I just vomited blood! Help!
Vomiting blood is scary! And with good reason. The cause may be a serious disease, although not always. So it’s important to be seen and thoroughly assessed.
Firstly, the reason blood in the stomach is vomited is because blood is very irritating to the stomach lining, leading to nausea and vomiting. The blood would have come from the oesophagus, the stomach itself, or the upper part of the small intestine.
Where could I be bleeding from?
In the oesophagus, the most dangerous causes are oesophageal cancer and bleeding from dilated blood vessels at the lower end of the oesophagus (called oesophageal varices) due to liver cirrhosis (scarring). Cancer and liver cirrhosis are life threatening diseases and must be quickly diagnosed.
Less serious causes include bleeding due to reflux oesophagitis eroding into a blood vessel and Mallory Weiss tear, whereby the force of retching and vomiting due to other causes (such as alcohol intoxication or food poisoning) is so great that the lower oesophagus lining tears and bleeds.
In the stomach and duodenum, the most dangerous causes are stomach cancer and bleeding from dilated blood vessels at the upper end of the stomach (called gastric varices) due to liver cirrhosis.
Less serious causes are commonly peptic ulcers, in the stomach or in the first part of the duodenum, gastritis caused by some types of drugs (typically pain killers of the class of Non-Steroidal Anti-Inflammatory Drugs or NSAIDS) or excessive use of alcohol, or abnormal blood vessels that may spontaneously bleed.
How can I be diagnosed?
Vomiting blood is usually alarming enough for patients to be sent to hospitals or to Gastroenterologists or General Surgeons immediately.
A good history is taken to detect a history Hepatitis B or C infections, or prolonged excessive alcohol consumption, that might lead to liver cirrhosis, a history of peptic ulcer disease, use of NSAIDS or use of drugs to reduce the clotting ability of blood to protect from heart attack or stroke. If there is a history of retching or vomiting due to excessive drinking of alcohol or from food poisoning, then it might be Mallory Weiss tears. A history of heartburn and/or acid regurgitation might point towards reflux oesophagitis or oesophageal cancer. Alarm features suggestive of cancer include difficulty in swallowing (dysphagia) loss of appetite and weight over a period of time.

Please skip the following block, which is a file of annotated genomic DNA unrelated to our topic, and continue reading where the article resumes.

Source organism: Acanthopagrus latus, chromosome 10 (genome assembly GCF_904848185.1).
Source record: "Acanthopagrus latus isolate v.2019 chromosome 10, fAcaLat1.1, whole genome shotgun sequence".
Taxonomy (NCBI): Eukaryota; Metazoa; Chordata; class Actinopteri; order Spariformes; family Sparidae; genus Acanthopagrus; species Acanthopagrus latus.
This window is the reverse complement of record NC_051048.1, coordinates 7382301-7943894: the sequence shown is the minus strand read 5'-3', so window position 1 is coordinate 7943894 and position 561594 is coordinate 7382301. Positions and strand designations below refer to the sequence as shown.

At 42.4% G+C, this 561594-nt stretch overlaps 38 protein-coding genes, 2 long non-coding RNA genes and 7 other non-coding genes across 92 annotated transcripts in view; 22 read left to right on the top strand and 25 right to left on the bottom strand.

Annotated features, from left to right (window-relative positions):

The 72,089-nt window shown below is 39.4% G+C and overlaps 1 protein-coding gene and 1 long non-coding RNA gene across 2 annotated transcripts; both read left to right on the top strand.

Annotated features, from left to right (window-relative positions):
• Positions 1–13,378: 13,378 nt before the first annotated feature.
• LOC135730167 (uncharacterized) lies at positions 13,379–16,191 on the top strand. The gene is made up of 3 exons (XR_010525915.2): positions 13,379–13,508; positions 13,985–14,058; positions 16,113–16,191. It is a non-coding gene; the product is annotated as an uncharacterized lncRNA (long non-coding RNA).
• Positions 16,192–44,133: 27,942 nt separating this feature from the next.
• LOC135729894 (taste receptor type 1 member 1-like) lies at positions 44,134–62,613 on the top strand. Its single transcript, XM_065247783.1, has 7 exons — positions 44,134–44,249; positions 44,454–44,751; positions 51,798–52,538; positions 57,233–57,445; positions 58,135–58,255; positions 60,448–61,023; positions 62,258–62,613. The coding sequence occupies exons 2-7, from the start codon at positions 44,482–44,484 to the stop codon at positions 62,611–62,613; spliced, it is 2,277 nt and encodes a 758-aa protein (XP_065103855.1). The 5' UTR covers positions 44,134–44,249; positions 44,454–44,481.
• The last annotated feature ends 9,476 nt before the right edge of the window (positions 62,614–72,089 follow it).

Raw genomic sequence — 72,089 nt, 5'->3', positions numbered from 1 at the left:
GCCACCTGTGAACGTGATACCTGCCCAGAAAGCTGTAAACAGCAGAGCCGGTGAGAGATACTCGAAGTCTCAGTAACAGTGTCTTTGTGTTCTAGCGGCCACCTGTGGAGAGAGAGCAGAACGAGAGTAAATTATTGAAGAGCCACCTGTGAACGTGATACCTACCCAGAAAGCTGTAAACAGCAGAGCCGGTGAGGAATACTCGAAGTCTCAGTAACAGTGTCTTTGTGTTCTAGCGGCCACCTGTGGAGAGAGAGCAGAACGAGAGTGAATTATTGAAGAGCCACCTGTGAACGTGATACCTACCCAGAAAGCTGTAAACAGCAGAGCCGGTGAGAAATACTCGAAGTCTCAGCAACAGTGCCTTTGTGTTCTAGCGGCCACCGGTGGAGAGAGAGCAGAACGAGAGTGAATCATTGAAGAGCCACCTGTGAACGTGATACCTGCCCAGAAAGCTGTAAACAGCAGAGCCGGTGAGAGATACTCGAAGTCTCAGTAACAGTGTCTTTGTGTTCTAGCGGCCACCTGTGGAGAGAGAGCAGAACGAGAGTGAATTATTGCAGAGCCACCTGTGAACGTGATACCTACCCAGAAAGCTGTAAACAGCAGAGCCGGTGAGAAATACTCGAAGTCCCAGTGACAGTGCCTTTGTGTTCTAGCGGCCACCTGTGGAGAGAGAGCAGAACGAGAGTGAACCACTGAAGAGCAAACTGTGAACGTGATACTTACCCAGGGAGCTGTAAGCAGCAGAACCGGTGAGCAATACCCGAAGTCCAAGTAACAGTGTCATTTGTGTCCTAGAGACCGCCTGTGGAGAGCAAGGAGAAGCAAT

If the bleeding is large volume or recurrent, blood might find its way down through the digestive tract and be converted by bacteria in the large intestine to become a very smelly tarry black stool called Melaena. Doctors would ask about this and do a rectal examination as well. Some patients first present with Melaena rather than vomiting of blood.
An endoscopic examination called Gastroscopy will usually be offered, as it allows direct visualisation of the oesophagus, stomach and upper part of the small intestine where the blood vomited is most likely from. Gastroscopy also allows the doctor to stop bleeding from ulcers if it is still carrying on, using injections, heat devices, metallic clips or Hemospray – a fine powder that is sprayed onto a bleeding vessel which would stop the bleeding. Oesophageal varices are banded by rubber bands and bleeding gastric varices can be stopped up by injection of a kind of super-glue.
Is vomiting blood immediately life threatening?
That depends on the volume of blood already lost and whether the bleeding is continuing. Acute blood loss in large volumes can be fatal.
What can be done to save patients?
If considerable volume of blood has been lost over a short time, it is necessary to resuscitate the patient using the “Airway, Breathing, Circulation (ABC)” sequence. Blood volume can be replaced by intravenous fluids or blood products. Gastroscopy will likely be done soon after resuscitation to determine the cause and stop bleeding if it is continuing, followed by the appropriate medical treatment depending on the underlying cause.